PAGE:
Max is the tale of a dog who suffers PTSD following the death of his human partner in Afghanistan. When he is unable to work with anyone else, he is scheduled to be put down – until he shows an unexpected connection to his late partner’s little brother.
This boy and his dog flick suffers from general ham-fistedness, though the dogs who play Max are astonishing (eat your heart out, Rin Tin Tin!).
Max opens in Afghanistan, with Kyle Wincott (Robbie Amell, The Flash) and Max on patrol. Despite Max’s obvious unwillingness to proceed, Kyle’s buddy, Tyler (Luke Kleintank) urges him on and Kyle is killed in the ensuing ambush.
Back home in the good old U.S. of A., Kyle’s younger brother, Justin (Josh Wiggins), plays videogames and pulls off cool stunts on his bike at a nearby bike park with his friend Chuy (Dejon LaQuake). He gets along okay with his mom, Pamela (Lauren Graham), but just doesn’t connect with his ex-Marine dad, Ray (Thomas Haden Church), an Iraq vet.
In the film’s most touching scene, Max attends Kyle’s funeral and makes it clear he misses his buddy, while not being particularly cooperative with the Marines accompanying him. He does, however, seem to connect with Justin – which leads to the family adopting him to save him from that other option.
Unfortunately, despite Justin and Max becoming close – thanks in part to Chuy’s tomboy cousin Carmen (Mia Xitlai) – Ray becomes convinces that Max got Kyle killed. Guess who influences that belief.
Turns out Tyler has a side business that was likely the reason he was discharged from the Marines (he maintains it was for medical reasons, but we know better – and his side business was hinted at in the Afghanistan scenes). The side business – the illegal sales of weapons – involves both members of the local constabulary and a shady cousin of Chuy’s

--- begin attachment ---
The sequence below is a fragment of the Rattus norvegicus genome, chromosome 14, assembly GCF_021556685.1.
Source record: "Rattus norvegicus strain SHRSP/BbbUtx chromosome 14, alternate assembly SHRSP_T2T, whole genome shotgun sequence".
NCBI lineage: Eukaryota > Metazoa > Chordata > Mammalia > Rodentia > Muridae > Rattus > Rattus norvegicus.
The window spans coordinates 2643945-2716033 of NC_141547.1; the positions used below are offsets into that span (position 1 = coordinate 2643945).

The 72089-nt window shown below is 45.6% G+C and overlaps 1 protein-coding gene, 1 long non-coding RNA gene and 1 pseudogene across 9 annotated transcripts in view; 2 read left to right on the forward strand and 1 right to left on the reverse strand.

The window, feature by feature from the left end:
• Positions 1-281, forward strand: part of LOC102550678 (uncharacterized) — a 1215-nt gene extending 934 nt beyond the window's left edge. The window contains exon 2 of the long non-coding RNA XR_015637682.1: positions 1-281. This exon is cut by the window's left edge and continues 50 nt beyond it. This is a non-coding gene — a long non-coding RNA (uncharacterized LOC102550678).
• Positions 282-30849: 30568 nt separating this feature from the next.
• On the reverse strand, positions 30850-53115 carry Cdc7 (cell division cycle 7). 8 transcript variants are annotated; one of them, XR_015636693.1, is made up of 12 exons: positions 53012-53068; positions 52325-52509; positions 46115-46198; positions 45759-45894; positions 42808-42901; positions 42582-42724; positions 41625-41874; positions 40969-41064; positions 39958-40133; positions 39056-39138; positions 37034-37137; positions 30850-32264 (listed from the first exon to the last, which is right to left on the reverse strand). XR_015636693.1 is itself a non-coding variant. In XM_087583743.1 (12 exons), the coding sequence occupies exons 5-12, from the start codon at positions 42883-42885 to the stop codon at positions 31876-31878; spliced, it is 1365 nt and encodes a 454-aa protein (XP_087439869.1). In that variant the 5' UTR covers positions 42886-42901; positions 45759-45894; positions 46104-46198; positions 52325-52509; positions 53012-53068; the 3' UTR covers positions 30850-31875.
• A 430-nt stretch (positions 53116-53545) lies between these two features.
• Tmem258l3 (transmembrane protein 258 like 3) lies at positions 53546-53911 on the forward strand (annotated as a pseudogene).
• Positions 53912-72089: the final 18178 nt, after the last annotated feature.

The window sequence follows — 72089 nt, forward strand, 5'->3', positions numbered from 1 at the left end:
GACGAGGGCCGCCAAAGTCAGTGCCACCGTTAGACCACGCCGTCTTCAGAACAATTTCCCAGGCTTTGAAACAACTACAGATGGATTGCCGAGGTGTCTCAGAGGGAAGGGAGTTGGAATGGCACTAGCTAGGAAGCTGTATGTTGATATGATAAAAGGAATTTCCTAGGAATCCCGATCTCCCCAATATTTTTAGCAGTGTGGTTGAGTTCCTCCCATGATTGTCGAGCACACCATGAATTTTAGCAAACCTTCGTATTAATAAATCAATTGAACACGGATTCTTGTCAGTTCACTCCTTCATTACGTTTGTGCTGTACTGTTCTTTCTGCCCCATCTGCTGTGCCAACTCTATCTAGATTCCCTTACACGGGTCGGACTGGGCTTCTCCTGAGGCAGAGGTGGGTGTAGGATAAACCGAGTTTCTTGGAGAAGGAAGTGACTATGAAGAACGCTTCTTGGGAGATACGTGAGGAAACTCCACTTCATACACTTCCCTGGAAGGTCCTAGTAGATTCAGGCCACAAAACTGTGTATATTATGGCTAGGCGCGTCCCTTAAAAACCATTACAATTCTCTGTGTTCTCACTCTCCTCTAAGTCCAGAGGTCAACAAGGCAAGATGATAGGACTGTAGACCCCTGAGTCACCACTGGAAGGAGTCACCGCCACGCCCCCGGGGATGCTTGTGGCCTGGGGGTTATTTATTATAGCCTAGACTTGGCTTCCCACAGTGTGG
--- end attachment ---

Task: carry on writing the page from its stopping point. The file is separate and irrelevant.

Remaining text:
The biggest problem with Max is that the movie is a very cut and dried, black and white, good guys vs. bad guys movie with absolutely no nuance at all – except for those provided by Max and Justin. Everyone else is pretty one-dimensional – and the script leans a bit too hard on the idea of patriotism at the beginning, completely overshadowing the relationship between Kyle and Max.
Director/co-writer Boaz Yakin moves things along at a brisk enough pace that most of the script’s flatness doesn’t really matter thanks to the presence of Max. Five dogs were used to play Max and they are all gorgeous Belgian Malinois who really command the screen.
The only real violence in the film – not covered by smoke, or occurring just offscreen – is a bit of a fight between Max and the bad guys’ two Rottweilers (of course! The bad guys have Rottweilers!) and a brief second in which Max leaps to Justin’s rescue.
Max, the film, generally looks good – it’s well shot and lit, but maybe it’s because it comes on the heels of Inside Out and Jurassic World, but it’s just so thin story-wise that it leaves me a bit unimpressed.
Since both Jurassic World and Inside Out are still doing big box office, Max will probably get a lot of spillover. It will likely do as a third choice, but it could have been so much better.
Final Grade: C